BBC Wildlife Magazine - Barn Owl Fact File
The April issue of BBC Wildlife Magazine - on sale from 13th March features an 11-page special on Barn Owls. In an article written by travel and nature writer Pete Dommett you can read about community projects to support these wonderful birds. Pete was a conservation officer with the Barn Owl Trust back in 1999 and returned to visit us here in Devon whilst writing the article. The issue also has 'top tips' for Barn Owl sightings and how to improve your Barn Owl photography.
Go to the BBC Wildlife Magazines website to read the Barn Owl Fact File we helped produce!
With the Barn Owl breeding season almost upon us we’ve been excited that a second bird has appeared in the nestcam site – throughout February just the male had been seen but as at the beginning of March a pair is being seen again. You can visit the Nestcam to watch live or read the Nestcam Diary to see the latest news. By selecting our YouTube link you can see all of our videos including footage of owlets from previous breeding seasons. We have also included a link to an 8+ minute piece of footage of Barn Owlets 2012 put together by ' ' from last year’s nestcam showing the owlets in the nestbox and flying around inside the Barn.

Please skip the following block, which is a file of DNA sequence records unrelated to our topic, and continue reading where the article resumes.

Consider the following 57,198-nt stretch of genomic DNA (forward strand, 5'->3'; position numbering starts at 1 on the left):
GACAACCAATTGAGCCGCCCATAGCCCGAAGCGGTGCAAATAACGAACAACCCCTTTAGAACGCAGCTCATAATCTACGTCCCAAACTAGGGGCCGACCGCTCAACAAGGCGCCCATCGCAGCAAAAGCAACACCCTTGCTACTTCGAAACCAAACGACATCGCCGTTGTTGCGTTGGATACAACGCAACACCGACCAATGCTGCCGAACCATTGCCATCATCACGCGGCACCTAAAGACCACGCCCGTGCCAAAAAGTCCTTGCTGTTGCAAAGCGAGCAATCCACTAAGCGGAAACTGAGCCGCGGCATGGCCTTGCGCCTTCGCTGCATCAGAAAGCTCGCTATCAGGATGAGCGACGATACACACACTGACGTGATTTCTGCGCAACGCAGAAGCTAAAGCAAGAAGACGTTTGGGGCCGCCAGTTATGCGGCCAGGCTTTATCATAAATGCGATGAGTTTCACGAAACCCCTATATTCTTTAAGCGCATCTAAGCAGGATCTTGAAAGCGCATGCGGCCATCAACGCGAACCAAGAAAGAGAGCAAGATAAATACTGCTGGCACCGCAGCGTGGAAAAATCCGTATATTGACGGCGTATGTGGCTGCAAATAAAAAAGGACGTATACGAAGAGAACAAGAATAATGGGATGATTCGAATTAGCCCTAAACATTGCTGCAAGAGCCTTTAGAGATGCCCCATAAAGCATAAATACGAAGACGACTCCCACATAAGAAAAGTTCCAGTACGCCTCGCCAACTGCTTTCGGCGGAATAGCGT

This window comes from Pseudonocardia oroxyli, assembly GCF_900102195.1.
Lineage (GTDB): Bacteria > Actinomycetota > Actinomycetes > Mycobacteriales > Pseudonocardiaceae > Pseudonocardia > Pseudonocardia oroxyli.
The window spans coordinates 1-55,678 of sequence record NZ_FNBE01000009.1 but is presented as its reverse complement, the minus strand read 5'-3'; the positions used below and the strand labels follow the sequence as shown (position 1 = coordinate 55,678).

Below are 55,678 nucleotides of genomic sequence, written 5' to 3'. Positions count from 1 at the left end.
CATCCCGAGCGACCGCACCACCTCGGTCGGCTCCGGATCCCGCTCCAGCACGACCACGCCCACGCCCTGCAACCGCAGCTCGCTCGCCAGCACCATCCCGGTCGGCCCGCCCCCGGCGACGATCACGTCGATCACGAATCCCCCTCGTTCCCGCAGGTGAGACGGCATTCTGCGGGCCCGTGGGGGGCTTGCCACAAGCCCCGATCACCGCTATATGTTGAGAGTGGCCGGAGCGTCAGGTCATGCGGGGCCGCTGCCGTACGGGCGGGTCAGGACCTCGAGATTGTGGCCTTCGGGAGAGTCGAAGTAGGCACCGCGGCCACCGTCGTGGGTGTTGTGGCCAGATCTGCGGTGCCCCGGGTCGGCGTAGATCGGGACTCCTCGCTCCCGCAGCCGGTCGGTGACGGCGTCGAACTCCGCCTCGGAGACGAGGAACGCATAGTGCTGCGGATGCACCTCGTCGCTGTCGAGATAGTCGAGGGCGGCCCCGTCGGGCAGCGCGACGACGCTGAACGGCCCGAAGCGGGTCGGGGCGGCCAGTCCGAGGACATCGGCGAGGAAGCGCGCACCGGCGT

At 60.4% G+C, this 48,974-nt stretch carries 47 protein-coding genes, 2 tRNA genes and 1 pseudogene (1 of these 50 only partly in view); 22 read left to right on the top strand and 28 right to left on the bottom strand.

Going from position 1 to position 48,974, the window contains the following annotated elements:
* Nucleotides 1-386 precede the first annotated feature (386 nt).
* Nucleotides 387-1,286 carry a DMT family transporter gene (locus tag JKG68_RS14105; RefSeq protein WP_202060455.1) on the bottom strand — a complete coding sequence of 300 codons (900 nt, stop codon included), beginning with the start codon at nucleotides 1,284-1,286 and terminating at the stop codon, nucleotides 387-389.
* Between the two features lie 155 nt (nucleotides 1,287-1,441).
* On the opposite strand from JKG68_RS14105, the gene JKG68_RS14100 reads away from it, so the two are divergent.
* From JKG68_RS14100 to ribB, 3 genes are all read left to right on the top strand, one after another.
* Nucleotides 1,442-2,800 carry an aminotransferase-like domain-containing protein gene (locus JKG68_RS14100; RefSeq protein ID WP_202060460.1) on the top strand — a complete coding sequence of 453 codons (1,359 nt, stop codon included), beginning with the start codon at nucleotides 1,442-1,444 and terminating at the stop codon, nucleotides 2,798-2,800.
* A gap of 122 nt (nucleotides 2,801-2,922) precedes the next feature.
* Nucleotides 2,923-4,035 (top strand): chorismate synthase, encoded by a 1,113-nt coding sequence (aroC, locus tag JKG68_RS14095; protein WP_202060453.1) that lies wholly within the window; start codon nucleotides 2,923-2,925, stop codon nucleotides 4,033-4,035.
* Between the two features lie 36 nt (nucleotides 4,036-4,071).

To find out more about the Trust watch our three minute video to see what we do and why or if you want to learn more about the birds we have a selection of short videos:
An introduction to the Barn Owl – over 95,000 folk have viewed this video to date
Barn Owl Hunting Slideshow
Wildlife photographer Ed MacKerrow from Mountain Horizon Photography has provided a link to his stunning Barn Owl photographs featuring a Barn Owl hunting in snow. The link on the right will take you to the slideshow where you can see the owl catching a vole and then carrying its prey as it flies towards the camera. All of these photos are of wild owls catching wild prey. You can then explore the other amazing photographs on his site.
Ed is a huge fan of the Barn Owl Trust and has used the Barn Owl Trust online information to setup a network of Barn owl nest boxes in New Mexico. He has also generously offered to donate 20% of the profits from the sale of any of his Barn Owl photographs to the Trust and provide images for the BOT 2013 Christmas cards.